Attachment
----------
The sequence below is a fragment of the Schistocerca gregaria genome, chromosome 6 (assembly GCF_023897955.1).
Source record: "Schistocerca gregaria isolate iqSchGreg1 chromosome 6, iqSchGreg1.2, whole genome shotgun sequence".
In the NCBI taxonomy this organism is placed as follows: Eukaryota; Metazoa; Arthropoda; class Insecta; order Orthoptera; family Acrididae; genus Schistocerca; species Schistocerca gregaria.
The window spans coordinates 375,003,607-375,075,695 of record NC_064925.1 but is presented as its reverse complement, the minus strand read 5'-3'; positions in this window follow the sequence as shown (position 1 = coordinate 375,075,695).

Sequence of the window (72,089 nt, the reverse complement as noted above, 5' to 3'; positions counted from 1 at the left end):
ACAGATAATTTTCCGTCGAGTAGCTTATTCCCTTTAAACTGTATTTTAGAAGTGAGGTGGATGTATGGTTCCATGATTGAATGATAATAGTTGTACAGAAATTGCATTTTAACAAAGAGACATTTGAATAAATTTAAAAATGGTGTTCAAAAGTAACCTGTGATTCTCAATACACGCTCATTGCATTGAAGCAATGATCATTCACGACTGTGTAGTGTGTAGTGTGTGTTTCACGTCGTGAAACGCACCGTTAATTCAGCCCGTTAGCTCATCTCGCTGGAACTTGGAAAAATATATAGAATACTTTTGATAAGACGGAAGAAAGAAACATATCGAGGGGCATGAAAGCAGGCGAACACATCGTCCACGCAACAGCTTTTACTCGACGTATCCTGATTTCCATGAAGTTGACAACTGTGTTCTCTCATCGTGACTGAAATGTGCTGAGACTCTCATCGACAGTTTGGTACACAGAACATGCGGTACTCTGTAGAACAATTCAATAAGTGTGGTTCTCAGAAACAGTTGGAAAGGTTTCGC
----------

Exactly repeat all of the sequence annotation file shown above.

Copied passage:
The sequence below is a fragment of the Schistocerca gregaria genome, chromosome 6 (assembly GCF_023897955.1).
Source record: "Schistocerca gregaria isolate iqSchGreg1 chromosome 6, iqSchGreg1.2, whole genome shotgun sequence".
In the NCBI taxonomy this organism is placed as follows: Eukaryota; Metazoa; Arthropoda; class Insecta; order Orthoptera; family Acrididae; genus Schistocerca; species Schistocerca gregaria.
The window spans coordinates 375,003,607-375,075,695 of record NC_064925.1 but is presented as its reverse complement, the minus strand read 5'-3'; positions in this window follow the sequence as shown (position 1 = coordinate 375,075,695).

Sequence of the window (72,089 nt, the reverse complement as noted above, 5' to 3'; positions counted from 1 at the left end):
ACAGATAATTTTCCGTCGAGTAGCTTATTCCCTTTAAACTGTATTTTAGAAGTGAGGTGGATGTATGGTTCCATGATTGAATGATAATAGTTGTACAGAAATTGCATTTTAACAAAGAGACATTTGAATAAATTTAAAAATGGTGTTCAAAAGTAACCTGTGATTCTCAATACACGCTCATTGCATTGAAGCAATGATCATTCACGACTGTGTAGTGTGTAGTGTGTGTTTCACGTCGTGAAACGCACCGTTAATTCAGCCCGTTAGCTCATCTCGCTGGAACTTGGAAAAATATATAGAATACTTTTGATAAGACGGAAGAAAGAAACATATCGAGGGGCATGAAAGCAGGCGAACACATCGTCCACGCAACAGCTTTTACTCGACGTATCCTGATTTCCATGAAGTTGACAACTGTGTTCTCTCATCGTGACTGAAATGTGCTGAGACTCTCATCGACAGTTTGGTACACAGAACATGCGGTACTCTGTAGAACAATTCAATAAGTGTGGTTCTCAGAAACAGTTGGAAAGGTTTCGC